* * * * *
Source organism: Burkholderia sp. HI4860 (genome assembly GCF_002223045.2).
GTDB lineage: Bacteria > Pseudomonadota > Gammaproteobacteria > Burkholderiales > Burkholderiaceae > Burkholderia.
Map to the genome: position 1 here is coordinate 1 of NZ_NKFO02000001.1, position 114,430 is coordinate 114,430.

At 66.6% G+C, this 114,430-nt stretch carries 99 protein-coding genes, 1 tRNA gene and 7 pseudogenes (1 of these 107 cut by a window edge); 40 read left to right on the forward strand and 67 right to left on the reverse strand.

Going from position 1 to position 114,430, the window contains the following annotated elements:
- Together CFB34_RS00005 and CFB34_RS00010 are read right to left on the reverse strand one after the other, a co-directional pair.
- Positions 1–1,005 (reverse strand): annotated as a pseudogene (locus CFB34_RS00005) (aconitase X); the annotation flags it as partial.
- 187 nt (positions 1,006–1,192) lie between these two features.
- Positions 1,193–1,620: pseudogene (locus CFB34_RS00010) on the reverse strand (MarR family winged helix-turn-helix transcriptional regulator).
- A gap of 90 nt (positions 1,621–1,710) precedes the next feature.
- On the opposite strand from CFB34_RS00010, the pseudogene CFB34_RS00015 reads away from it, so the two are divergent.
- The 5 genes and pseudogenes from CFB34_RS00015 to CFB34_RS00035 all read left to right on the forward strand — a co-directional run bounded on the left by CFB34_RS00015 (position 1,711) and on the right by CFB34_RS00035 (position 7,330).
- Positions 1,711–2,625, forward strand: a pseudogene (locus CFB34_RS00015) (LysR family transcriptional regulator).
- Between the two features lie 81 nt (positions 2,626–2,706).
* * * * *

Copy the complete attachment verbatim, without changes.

Source organism: Burkholderia sp. HI4860 (genome assembly GCF_002223045.2).
GTDB lineage: Bacteria > Pseudomonadota > Gammaproteobacteria > Burkholderiales > Burkholderiaceae > Burkholderia.
Map to the genome: position 1 here is coordinate 1 of NZ_NKFO02000001.1, position 114,430 is coordinate 114,430.

At 66.6% G+C, this 114,430-nt stretch carries 99 protein-coding genes, 1 tRNA gene and 7 pseudogenes (1 of these 107 cut by a window edge); 40 read left to right on the forward strand and 67 right to left on the reverse strand.

Going from position 1 to position 114,430, the window contains the following annotated elements:
- Together CFB34_RS00005 and CFB34_RS00010 are read right to left on the reverse strand one after the other, a co-directional pair.
- Positions 1–1,005 (reverse strand): annotated as a pseudogene (locus CFB34_RS00005) (aconitase X); the annotation flags it as partial.
- 187 nt (positions 1,006–1,192) lie between these two features.
- Positions 1,193–1,620: pseudogene (locus CFB34_RS00010) on the reverse strand (MarR family winged helix-turn-helix transcriptional regulator).
- A gap of 90 nt (positions 1,621–1,710) precedes the next feature.
- On the opposite strand from CFB34_RS00010, the pseudogene CFB34_RS00015 reads away from it, so the two are divergent.
- The 5 genes and pseudogenes from CFB34_RS00015 to CFB34_RS00035 all read left to right on the forward strand — a co-directional run bounded on the left by CFB34_RS00015 (position 1,711) and on the right by CFB34_RS00035 (position 7,330).
- Positions 1,711–2,625, forward strand: a pseudogene (locus CFB34_RS00015) (LysR family transcriptional regulator).
- Between the two features lie 81 nt (positions 2,626–2,706).